My parents and sister have tried for four years to use “tough love” to “punish” me. Wouldn’t one think that after four years of not working, another alternative method might be in order? My parents have provided a stable environment for my three precious children, and I thank God my children had them at this dark time in all of our lives. But meanwhile, I drove myself further down into my depression and addiction. I felt I didn’t deserve to be loved.

My husband and soulmate, the father of my children, died two years before my addiction began. He was taken from them, from us, by an instant heart attack at 36 years old. Now, through my selfishness, I allowed me to be taken, too. They lost their dad and two years later, they lost me, too. I’m sure they thought that I loved crack more than I loved them. Actions do speak louder than words. I wallowed in my own self-pity. How could I treat my pride and joy like that? Insanity. Pure insanity. This 28-day program here in Big Spring, Texas, is doing wonders for me. I’m feeling changes come over me every single day. Thanks be to God and the instructors here in the VA Substance Abuse Treatment Program. My legal issues are also being resolved, and I’m proud of myself because I didn’t wait for justice to breathe down my neck before making sobriety a reality and a commitment for life.

My emotions are haywire, but I’m hoping they’ll stabilize more down the road. It’s happening already. I used to grab that crack pipe whenever I was nervous and feeling like I was going to fall apart at the seams. Well, I haven’t tripped yet and I know my mind will continually get strong enough to handle any future struggles that come my way. Sober. One day at a time. I want to learn to cope with life without needing to self-medicate with poisons. I shouldn’t get to the point of losing control, because I’ll strive to continuously stay aware of warning indicators and focus on my thinking patterns. I need to replace negative thoughts with positive ones. I’m working on some goals that today are realistic, because I know that if I don’t do anything constructive to work toward any of my goals, I won’t feel successful inside. Attitude, for me is half the battle. But being the newly vulnerable recovering addict that I am, I realize I’m fallible. Spiritually, I’m just a child inside with a clear vision of rebuilding my foundation.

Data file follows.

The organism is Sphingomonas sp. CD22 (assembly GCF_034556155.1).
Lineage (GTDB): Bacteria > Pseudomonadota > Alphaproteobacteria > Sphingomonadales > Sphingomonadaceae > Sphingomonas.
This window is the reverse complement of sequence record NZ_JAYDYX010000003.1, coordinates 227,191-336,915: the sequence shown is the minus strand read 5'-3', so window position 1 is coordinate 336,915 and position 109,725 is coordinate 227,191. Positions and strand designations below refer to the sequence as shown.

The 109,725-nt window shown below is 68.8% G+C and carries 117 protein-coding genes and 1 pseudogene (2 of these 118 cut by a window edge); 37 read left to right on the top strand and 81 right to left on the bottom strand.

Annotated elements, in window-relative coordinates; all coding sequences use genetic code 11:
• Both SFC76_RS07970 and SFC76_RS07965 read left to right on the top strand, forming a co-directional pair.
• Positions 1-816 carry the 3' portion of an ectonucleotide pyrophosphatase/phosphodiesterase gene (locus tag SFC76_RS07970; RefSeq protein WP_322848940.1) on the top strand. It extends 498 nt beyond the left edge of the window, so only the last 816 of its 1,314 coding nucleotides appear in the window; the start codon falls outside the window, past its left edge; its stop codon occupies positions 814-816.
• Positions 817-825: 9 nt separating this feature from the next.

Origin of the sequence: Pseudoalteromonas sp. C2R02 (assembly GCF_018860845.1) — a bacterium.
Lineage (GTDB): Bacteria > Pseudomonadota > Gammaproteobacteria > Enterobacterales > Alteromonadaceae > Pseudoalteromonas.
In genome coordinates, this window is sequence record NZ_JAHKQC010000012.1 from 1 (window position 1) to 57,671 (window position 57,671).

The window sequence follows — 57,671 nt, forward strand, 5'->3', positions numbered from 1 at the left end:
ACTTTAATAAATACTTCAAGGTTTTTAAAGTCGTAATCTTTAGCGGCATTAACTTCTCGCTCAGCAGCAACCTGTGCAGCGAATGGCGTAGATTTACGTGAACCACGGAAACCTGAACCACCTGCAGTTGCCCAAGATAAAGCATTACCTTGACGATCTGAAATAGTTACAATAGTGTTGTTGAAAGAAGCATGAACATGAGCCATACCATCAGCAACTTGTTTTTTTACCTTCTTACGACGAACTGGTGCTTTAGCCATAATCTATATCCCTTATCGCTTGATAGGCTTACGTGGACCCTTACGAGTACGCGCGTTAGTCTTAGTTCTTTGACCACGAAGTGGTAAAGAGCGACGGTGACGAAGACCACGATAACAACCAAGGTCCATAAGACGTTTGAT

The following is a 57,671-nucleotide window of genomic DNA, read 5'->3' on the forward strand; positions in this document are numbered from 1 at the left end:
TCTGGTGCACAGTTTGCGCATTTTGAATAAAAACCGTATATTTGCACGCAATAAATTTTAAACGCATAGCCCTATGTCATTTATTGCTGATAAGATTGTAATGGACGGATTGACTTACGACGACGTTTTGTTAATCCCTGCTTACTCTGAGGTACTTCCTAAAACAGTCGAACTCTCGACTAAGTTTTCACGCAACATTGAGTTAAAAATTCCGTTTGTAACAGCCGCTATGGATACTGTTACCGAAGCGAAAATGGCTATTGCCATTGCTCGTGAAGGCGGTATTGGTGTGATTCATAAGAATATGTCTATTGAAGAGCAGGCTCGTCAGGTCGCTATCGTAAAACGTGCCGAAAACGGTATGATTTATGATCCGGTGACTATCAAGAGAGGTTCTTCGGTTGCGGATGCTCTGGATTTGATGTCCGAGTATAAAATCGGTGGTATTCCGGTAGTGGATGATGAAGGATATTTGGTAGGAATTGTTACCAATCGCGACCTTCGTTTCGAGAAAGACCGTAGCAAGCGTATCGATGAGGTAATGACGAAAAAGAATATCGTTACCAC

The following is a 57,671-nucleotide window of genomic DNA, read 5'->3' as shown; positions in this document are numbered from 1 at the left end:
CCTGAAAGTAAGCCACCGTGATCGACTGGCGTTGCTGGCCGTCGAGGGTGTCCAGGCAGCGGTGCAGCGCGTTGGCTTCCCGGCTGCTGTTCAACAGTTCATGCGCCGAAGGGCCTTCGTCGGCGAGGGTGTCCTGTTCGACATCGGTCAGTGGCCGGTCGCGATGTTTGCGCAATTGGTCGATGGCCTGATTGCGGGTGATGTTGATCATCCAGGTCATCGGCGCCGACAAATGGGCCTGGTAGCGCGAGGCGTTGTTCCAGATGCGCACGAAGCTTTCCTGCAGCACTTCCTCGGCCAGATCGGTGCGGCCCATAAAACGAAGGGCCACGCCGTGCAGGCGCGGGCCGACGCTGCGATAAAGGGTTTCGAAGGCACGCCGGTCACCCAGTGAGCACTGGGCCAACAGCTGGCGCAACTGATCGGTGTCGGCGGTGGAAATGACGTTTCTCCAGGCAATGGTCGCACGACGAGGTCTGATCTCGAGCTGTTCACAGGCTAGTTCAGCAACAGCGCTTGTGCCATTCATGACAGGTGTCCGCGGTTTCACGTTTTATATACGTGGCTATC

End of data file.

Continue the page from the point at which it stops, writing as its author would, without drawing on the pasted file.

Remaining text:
But today I’m not alone. I have my Higher Power to guide me through my battles with life. Each problem is an opportunity for me to grow and learn. Problems I resolve are battles won. I praise my Higher Power for giving me strength to overcome life’s challenges without the use of crack cocaine or any other mind-altering substances.

They say that happiness is not having what you want: it’s wanting what you have. Today I’m extremely grateful that my Higher Power is giving me another chance to live. I have my sobriety, my spirituality, and God willing, one day, hopefully, I’ll have my precious kids back where they belong. I’m on the road to happiness. I want what I have, and I won’t take my dear life for granted ever again. I’m a survivor. May the Almighty God bless us all.

Notes: Writing Aide: Rosa M. Buschlen

Clematis in Our Garden of Eden

by Gene Groner


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by Brant Parker III


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by Ted Jensen


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by William Shepherd


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by Shon Pernice


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by Melvin Brinkley